Calvin Marsh | From Met to church, 91

Posted: July 12, 2012

Calvin Marsh, 91, a lyric baritone who sang more than 900 performances with the New York Metropolitan Opera before forsaking the stage for a life in religious music, died June 18 in Dallas.

The cause was a stroke, a son-in-law said.

Mr. Marsh made his Met debut in 1954 as Nachtigall in Wagner's Meistersinger von Nurnberg and remained a company stalwart for more than a decade, mostly in secondary parts, until 1967.

He was born Feb. 11, 1921, in Renovo, in north-central Pennsylvania; while in high school, he answered a want ad recruiting singers for a church choir in Trenton.

He went on to attend Westminster Choir College in Princeton. After service on Guam with the Army Air Forces in World War II, he completed his vocal training in New York in the music division of the American Theater Wing.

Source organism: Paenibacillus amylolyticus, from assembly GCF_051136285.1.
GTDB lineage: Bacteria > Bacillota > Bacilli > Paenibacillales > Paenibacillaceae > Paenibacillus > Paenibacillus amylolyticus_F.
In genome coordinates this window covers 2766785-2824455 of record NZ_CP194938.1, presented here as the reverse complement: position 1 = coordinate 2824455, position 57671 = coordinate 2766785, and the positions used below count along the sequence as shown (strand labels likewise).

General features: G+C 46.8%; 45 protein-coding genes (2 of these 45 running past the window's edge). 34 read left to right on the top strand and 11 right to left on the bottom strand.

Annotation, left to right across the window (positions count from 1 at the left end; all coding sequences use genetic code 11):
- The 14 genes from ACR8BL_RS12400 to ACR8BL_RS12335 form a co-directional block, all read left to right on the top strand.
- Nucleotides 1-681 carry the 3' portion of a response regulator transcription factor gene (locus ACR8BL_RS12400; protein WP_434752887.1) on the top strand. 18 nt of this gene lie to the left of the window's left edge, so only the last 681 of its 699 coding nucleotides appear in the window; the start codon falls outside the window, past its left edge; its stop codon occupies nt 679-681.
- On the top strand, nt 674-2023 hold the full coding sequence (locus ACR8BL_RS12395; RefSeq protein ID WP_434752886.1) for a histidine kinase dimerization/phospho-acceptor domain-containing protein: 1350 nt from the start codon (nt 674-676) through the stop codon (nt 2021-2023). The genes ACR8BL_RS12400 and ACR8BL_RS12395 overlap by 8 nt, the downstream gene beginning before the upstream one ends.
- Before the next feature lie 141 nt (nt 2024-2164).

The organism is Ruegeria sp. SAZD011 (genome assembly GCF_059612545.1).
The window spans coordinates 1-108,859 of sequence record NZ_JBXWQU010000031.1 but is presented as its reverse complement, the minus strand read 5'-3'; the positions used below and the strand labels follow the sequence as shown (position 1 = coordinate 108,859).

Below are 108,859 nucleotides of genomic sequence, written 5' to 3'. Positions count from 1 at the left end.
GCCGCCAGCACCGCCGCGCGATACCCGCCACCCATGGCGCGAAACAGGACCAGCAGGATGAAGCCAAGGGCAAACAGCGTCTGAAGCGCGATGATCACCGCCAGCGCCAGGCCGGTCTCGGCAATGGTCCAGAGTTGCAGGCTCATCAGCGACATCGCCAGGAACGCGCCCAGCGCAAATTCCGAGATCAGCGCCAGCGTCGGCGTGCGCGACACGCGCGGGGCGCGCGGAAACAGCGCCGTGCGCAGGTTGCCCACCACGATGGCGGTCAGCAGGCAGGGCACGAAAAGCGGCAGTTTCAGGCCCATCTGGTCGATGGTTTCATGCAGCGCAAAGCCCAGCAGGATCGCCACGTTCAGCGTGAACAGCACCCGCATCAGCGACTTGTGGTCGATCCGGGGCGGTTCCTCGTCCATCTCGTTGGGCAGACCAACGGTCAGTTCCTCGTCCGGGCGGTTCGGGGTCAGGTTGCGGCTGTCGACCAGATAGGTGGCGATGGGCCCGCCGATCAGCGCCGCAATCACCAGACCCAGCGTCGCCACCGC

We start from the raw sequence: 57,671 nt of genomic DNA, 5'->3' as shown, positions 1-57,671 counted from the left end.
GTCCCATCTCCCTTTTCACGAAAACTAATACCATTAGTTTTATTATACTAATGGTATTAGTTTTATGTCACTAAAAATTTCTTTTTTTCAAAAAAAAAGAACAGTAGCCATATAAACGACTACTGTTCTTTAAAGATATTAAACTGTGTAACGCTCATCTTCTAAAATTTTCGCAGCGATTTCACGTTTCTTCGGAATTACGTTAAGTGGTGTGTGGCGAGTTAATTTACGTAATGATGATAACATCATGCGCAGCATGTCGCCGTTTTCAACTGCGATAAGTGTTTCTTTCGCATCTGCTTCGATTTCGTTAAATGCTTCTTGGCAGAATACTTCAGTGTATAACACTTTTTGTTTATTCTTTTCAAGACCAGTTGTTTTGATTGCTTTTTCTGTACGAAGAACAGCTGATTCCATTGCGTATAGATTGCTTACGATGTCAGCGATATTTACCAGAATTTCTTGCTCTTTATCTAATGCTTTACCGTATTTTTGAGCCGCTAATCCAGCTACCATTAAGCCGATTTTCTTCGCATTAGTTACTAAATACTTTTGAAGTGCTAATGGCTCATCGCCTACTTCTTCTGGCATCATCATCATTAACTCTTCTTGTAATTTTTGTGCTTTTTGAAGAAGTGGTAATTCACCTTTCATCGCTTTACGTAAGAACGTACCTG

In 1957, after attending one of the Rev. Billy Graham's crusades, he resolved to dedicate his career to Christian music, a decision that would culminate in his choosing to leave the Met a decade later.

In the mid-1960s and later, he toured as part of a vocal-piano duo under the aegis of the American Board of Missions to the Jews, of which he was a staff missionary. The organization, now known as Chosen People Ministries, evangelizes among American Jews.

One of the very few stage roles he continued to sing was Simon Peter in I Am the Way, an opera on the life of Jesus by Jerome Hines, a Met colleague. - N.Y. Times News Service

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